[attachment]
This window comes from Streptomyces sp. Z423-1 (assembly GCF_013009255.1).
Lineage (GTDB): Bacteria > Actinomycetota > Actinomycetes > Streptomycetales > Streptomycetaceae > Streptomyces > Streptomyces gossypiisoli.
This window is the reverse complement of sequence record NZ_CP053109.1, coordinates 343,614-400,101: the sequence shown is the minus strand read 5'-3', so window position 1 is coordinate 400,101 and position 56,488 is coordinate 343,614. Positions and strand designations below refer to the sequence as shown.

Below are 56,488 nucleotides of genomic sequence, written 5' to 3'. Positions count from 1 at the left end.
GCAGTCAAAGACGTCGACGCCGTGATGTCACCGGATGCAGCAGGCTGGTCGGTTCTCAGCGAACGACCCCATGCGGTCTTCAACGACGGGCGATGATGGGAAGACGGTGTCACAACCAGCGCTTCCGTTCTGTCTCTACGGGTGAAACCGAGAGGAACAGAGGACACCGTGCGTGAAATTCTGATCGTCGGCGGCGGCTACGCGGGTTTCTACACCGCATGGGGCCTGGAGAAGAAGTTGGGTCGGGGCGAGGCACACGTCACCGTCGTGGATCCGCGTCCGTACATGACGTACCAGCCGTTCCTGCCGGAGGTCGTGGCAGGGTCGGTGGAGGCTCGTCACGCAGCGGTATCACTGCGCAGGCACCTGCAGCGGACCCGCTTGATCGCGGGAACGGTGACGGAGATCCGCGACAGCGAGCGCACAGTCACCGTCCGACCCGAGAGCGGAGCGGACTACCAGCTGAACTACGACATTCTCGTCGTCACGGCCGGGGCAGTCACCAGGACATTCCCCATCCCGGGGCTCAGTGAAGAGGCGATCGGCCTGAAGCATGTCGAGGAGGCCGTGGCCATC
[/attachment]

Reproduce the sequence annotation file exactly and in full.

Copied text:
This window comes from Streptomyces sp. Z423-1 (assembly GCF_013009255.1).
Lineage (GTDB): Bacteria > Actinomycetota > Actinomycetes > Streptomycetales > Streptomycetaceae > Streptomyces > Streptomyces gossypiisoli.
This window is the reverse complement of sequence record NZ_CP053109.1, coordinates 343,614-400,101: the sequence shown is the minus strand read 5'-3', so window position 1 is coordinate 400,101 and position 56,488 is coordinate 343,614. Positions and strand designations below refer to the sequence as shown.

Below are 56,488 nucleotides of genomic sequence, written 5' to 3'. Positions count from 1 at the left end.
GCAGTCAAAGACGTCGACGCCGTGATGTCACCGGATGCAGCAGGCTGGTCGGTTCTCAGCGAACGACCCCATGCGGTCTTCAACGACGGGCGATGATGGGAAGACGGTGTCACAACCAGCGCTTCCGTTCTGTCTCTACGGGTGAAACCGAGAGGAACAGAGGACACCGTGCGTGAAATTCTGATCGTCGGCGGCGGCTACGCGGGTTTCTACACCGCATGGGGCCTGGAGAAGAAGTTGGGTCGGGGCGAGGCACACGTCACCGTCGTGGATCCGCGTCCGTACATGACGTACCAGCCGTTCCTGCCGGAGGTCGTGGCAGGGTCGGTGGAGGCTCGTCACGCAGCGGTATCACTGCGCAGGCACCTGCAGCGGACCCGCTTGATCGCGGGAACGGTGACGGAGATCCGCGACAGCGAGCGCACAGTCACCGTCCGACCCGAGAGCGGAGCGGACTACCAGCTGAACTACGACATTCTCGTCGTCACGGCCGGGGCAGTCACCAGGACATTCCCCATCCCGGGGCTCAGTGAAGAGGCGATCGGCCTGAAGCATGTCGAGGAGGCCGTGGCCATC